New England debatably being the the heart of the American whaling industry, there was no way I could pass up stopping at the New Bedford Whaling Museum, though if I were any of you with an interest in American history and the artifacts that come from it, I would devote a few hours to this museum as it contains a vast amount of information.
From the get go, visitors are greeted by quotes out of Herman Melville’s “Moby Dick” as Ishmael sets off on the Pequod from New Bedford. Just beyond are the massive skeletons of four whales hovering above. As you traverse the railings leading upstairs you are entreated to the story of these animals and factoids about the whale species represented up there. Progressing through the building, visitors encounter exhibits which take the viewer through a trip to whaling’s beginnings from the sustenance hunts of Alaska Natives, to the whaling industry in full swing, along with the weapons of war. The exhibits do a fine job of explaining why whaling was so profitable by displaying many examples of products produced from whales, from corsets propped up with baleen to meat and grease.
Other exhibits show the tools of the trade, photographs of whalers conducting their business, ships, paintings, videos, and artifacts right down to a Gilbert Island Sharktooth sword (!!!). The museum also touches whaling from a multicultural perspective, featuring a great deal of information on whaling as it applied to the Azore, Japanese, Alaska Natives and more. The museum also touches on the relationship between scrimshaw and whaling, and comes full circle with a discussion on preservation and research of whale species, which like most of oceanic life, we know only a fraction about.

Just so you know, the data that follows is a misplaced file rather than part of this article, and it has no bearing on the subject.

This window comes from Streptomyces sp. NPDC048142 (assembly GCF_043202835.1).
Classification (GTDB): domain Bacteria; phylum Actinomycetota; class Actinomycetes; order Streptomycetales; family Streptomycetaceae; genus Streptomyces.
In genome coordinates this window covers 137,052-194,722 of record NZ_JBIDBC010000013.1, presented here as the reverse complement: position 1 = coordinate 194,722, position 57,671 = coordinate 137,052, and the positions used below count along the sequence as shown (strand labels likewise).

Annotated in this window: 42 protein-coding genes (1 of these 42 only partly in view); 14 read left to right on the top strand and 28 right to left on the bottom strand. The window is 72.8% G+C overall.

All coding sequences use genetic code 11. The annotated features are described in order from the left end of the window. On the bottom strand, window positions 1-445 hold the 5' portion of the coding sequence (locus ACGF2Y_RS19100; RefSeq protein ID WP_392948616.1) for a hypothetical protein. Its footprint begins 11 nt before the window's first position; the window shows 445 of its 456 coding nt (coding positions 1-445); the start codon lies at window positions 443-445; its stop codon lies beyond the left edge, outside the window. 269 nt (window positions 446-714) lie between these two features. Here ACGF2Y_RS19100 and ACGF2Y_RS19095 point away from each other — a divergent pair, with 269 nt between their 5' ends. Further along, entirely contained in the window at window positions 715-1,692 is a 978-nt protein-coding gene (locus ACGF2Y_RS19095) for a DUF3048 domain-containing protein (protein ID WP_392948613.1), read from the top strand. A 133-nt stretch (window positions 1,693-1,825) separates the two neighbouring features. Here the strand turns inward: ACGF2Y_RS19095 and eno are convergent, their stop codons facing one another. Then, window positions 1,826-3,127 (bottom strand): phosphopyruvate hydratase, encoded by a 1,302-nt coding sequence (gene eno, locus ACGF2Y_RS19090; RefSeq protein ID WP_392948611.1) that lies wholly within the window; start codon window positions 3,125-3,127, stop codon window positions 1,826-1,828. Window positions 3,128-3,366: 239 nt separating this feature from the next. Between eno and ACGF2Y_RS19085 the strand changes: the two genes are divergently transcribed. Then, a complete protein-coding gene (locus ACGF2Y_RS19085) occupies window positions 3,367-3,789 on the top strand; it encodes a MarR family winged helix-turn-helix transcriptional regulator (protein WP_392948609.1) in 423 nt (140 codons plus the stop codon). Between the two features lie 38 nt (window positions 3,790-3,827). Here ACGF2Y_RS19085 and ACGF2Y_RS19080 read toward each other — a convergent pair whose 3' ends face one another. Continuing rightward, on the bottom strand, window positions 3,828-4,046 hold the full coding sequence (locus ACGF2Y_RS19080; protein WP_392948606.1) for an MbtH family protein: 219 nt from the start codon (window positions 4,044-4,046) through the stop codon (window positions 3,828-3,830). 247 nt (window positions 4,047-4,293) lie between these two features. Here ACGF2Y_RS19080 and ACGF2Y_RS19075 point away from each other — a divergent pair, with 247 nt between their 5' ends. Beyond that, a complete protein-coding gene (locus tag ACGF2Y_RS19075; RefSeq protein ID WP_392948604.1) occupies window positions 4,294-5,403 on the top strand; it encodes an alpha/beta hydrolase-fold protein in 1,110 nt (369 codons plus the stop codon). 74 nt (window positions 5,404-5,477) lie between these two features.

The museum also boasts two other exhibits dedicated to New Bedford artists and their work during their travels. Again, my party of 4.5 walked the halls of the museum for at least an hour an a half and found it impossible to take in everything with the time we alloted ourselves.
The same could be said of our next stop, the Fort Rodman/Fort Tabor Military Museum. Housed in what used to be the Post Exchange (think a military base’s mall or shopping place), the free to enter-donations accepted establishment is manned by willing and able veterans of our Armed Services ready to set the stage for the flow of the museum. Beginning with a diorama of the fort and it’s humble origins (the protection of American whaling vessels and designed by Robert E. Lee,) the museum takes visitors through a tightly packed, exceptionally thorough tour of the fort’s past beginning with the Revolutionary War and progressing into the military roots of New Bedford, Massachusetts and those who served from the area in the World Wars to present.
Again, tons and tons of artifacts, pictures, insignia, maps, military orders, newspaper clippings and more, so much so that one could miss whole sections of historical memorabilia if one forgot to turn around. Outside the museum building lie several small monuments to the casualties of the wars of the 20th century, along with a tank commemorating the casualties of Operation Tiger (a mission designed to train our soldiers for the D-Day invasion) and the actual fort itself, which sadly is not open due to safety concerns as the site runs off donations and volunteers.
Two excellent museums in one day: the time we allotted for each did not do them justice, yet I stand impressed. Our time spent at each was rushed, and in hindsight, a day could have been made of each location separately. The Whaling Museum is definitely kid friendly, while the Military Museum is kid (and adult) protected via plexiglass cases. If your travels ever take you to New Bedford, I highly recommend both institutions.
PS: The Whaling Museum is located on the same street as the chapel described in Moby Dick. So cool.